Agree with @grantwparks: A sparse array isn't indexed. Interestingly because there's no way to actually delete an element out of the middle of an indexed array PHP is basically declaring all arrays as associative and numeric is just a 'make up the key for me' version. – RickMeasham Jan 14 '13 at 1:01
4  
The only problem I have with this is that the === will waste time checking if the values are equal, even though we are only interested in the keys. For this reason I prefer the $k = array_keys( $arr ); return $k === array_keys( $k ); version. – Jesse Jan 20 '13 at 7:05
2  
An added note, this fails on arrays specified with numeric keys that are out of order. e.g. $myArr = array ( 0 => 'a', 3 => 'b', 4 => 1, 2 => 2, 1 => '3' ); One potential work around is running ksort($arr) before doing the test – Scott Jun 5 '13 at 21:58

Many commenters in this question don't understand how arrays work in PHP. From the array documentation:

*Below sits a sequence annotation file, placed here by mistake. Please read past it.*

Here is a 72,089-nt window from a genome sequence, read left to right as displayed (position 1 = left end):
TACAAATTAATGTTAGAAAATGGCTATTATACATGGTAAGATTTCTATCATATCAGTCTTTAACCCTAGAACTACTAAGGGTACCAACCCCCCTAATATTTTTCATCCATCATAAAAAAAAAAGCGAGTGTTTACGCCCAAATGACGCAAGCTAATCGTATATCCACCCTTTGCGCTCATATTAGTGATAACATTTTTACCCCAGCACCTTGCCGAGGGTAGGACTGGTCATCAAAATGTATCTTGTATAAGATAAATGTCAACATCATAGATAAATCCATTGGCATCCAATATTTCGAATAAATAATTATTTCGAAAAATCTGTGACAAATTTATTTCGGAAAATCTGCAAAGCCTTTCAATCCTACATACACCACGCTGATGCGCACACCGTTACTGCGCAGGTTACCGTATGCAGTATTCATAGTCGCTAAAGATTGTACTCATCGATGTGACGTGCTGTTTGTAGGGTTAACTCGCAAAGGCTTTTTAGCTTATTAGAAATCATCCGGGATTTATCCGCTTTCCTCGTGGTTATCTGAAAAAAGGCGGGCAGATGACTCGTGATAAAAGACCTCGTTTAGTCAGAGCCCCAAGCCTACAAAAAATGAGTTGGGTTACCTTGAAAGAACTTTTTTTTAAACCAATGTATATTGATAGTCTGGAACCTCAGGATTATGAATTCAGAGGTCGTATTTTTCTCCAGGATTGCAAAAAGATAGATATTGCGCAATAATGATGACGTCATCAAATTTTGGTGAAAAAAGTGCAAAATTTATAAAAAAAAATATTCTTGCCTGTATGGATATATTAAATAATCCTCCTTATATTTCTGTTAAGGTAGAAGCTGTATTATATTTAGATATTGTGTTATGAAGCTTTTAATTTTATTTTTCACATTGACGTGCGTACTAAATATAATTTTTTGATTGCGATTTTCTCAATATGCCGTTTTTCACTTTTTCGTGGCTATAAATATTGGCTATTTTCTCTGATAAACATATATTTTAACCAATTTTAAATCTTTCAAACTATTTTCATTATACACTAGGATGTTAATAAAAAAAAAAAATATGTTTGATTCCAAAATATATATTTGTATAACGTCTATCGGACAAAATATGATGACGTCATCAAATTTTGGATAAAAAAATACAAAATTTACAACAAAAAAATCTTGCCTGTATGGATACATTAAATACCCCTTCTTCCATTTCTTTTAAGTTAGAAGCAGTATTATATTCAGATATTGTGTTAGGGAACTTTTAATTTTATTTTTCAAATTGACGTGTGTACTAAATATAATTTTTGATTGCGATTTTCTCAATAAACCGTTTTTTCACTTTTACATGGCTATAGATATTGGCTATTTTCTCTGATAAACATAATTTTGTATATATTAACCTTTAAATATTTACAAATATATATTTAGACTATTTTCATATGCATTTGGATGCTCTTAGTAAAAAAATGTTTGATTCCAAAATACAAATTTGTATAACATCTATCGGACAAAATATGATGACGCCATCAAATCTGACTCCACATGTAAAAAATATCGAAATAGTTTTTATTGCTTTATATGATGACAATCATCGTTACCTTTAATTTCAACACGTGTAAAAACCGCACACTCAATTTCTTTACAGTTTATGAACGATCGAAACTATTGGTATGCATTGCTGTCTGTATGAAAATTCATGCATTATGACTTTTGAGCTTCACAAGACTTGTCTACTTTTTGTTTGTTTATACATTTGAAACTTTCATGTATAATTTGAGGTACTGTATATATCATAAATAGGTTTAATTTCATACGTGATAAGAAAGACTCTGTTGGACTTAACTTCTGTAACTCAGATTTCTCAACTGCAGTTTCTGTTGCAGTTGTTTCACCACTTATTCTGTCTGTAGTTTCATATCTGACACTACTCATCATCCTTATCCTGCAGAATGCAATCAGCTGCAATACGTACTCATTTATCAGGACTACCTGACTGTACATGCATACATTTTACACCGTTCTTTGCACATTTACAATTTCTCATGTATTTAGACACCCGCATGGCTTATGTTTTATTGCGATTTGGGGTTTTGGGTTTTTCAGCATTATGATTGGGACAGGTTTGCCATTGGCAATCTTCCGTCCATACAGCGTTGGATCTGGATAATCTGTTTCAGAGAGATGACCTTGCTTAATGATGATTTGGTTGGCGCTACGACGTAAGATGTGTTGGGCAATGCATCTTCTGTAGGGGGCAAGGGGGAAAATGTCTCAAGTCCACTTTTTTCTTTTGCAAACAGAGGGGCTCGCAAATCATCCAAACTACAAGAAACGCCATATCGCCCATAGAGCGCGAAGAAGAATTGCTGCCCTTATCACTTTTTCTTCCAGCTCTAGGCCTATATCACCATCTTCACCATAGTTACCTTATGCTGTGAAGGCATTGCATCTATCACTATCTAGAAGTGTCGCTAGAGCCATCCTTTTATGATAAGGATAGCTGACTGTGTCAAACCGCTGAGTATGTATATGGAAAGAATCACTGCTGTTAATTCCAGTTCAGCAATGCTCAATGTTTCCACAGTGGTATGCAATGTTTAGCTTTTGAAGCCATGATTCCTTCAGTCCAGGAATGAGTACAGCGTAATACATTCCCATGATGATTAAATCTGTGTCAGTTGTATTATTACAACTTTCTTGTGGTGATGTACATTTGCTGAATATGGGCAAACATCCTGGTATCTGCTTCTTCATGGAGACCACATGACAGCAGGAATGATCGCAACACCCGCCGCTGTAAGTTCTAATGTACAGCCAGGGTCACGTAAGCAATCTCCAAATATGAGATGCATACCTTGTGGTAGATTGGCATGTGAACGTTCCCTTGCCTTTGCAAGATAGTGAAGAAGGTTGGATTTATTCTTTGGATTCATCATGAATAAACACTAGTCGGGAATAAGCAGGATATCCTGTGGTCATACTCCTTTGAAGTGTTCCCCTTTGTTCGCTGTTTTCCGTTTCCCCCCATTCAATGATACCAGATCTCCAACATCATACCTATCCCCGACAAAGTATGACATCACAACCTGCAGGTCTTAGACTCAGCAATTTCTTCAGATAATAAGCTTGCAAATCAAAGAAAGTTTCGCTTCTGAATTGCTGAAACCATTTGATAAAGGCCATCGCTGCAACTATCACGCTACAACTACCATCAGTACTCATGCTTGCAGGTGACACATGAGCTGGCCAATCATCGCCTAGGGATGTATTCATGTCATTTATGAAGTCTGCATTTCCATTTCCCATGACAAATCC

A key may be either an integer or a string. If a key is the standard representation of an integer, it will be interpreted as such (i.e. "8" will be interpreted as 8, while "08" will be interpreted as "08"). Floats in key are truncated to integer. The indexed and associative array types are the same type in PHP, which can both contain integer and string indices.

In other words, there is no such thing as an array key of "8" because it will always be (silently) converted to the integer 8. So trying to differentiate between integers and numeric strings is unnecessary.

If you want the most efficient way to check an array for non-integer keys without making a copy of part of the array (like array_keys() does) or all of it (like foreach does):

for (reset($my_array); is_int(key($my_array)); next($my_array));
$onlyIntKeys = is_null(key($my_array));

This works because key() returns NULL when the current array position is invalid and NULL can never be a valid key (if you try to use NULL as an array key it gets silently converted to "").

share|improve this answer
    
This doesn't work for non-sequential integer keys. Try it with [2 => 'a', 4 => 'b']. – DavidJ Sep 4 '12 at 12:29
1  
@DavidJ, What do you mean by "doesn't work"? It successfully determines that all the keys are integers. Are you claiming that an array like the one you posted shouldn't be considered a "numeric array"? – CoreDumpError Mar 16 '13 at 0:29
6